The stats for a kicker are going to be broken down into a few different groups. Under the player group of columns, you will see a player rating that is based on their overall stats and production. This can change over time as it will update with how players are doing for the current season. For the most part in a season, you are going to see teams use just one kicker, although on occasion a kicker might get injured or cut based on his performance. The depth chart will show you who is the team’s starting kicker, and the bye week will show you that team’s off week. Fantasy points are broken out into fantasy points per game and overall fantasy points. Fantasy points per game can be a bit misleading early in the year, where a kicker can have 15 fantasy points in one game, and only four in the next two games. The average would be closer to eight points, which hasn’t been the case.
Under the kicking stats and field goals is where you are going to find the meat and gravy type of stats. Volume and efficiency numbers are shown under kicking stats, where field goal attempts and extra-point attempts will correlate with overall fantasy points. They are important stats and then you can begin to view how efficient they are with FG% and XP%. Scoring might differ from league to league, but distances are important because they can equal different fantasy points. There isn’t a ton of rhyme or reason for kickers being able to have more 50+ yard attempts, because that is going to be tied to variance. However overall attempts will correlate to more of these chances from distance. Sort through and see who has the most field goals made by range.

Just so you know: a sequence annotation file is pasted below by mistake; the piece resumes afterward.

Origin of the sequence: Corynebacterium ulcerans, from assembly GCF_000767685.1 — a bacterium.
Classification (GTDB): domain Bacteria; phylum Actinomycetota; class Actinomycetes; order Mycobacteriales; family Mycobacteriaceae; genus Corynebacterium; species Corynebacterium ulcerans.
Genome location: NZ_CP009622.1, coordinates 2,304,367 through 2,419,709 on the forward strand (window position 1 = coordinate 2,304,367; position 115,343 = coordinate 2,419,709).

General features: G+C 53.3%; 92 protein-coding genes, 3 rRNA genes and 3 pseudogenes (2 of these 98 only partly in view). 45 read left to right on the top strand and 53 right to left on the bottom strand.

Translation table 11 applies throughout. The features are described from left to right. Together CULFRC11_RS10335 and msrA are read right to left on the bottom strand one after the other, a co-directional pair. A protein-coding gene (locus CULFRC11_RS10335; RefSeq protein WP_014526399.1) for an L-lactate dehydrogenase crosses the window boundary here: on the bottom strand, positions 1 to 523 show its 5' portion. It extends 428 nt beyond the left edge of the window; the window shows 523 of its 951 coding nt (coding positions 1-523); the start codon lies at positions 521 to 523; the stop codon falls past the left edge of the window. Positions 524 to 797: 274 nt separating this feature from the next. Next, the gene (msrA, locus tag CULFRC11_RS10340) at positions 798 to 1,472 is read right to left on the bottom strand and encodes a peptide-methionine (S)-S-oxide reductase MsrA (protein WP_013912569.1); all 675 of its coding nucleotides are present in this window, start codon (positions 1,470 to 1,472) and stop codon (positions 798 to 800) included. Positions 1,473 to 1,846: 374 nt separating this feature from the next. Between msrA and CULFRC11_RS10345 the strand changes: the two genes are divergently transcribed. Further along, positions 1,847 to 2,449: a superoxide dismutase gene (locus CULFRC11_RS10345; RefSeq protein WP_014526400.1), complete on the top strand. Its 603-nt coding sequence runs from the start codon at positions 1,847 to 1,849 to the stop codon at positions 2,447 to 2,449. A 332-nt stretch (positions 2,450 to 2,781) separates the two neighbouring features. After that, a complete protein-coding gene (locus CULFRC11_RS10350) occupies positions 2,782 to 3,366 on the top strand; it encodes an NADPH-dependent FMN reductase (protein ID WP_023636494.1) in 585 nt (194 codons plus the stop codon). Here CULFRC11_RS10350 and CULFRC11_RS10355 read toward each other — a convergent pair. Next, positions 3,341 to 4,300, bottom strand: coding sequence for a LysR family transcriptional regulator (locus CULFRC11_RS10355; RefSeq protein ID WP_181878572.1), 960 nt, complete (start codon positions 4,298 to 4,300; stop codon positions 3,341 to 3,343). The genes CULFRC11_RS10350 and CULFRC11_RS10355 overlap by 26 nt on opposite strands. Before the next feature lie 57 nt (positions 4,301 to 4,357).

What Stats Score The Most Fantasy Points For Kickers?
Any sort of field goal over an extra point is going to score more fantasy points for kickers. The longer the distance, the more chance for fantasy points. While we can’t predict a range of field goals, those kickers who make longer kicker consistently will have an edge.
What Are The Most Important fantasy stats For Kickers?
You might think accuracy is the most important fantasy stat for kickers, but field goal attempts are what is linked to the most fantasy points. The NFL kickers are all going to be accurate enough to where attempts matter more than makes.
How Are Kicker Fantasy Points Calculated?
Scoring for kickers is going to be all about their field goal and extra points made. Scoring settings will differ, but every field goal made will have a fantasy point earned, determined by distance. A 50-yard field goal will be more than a 25 yard one.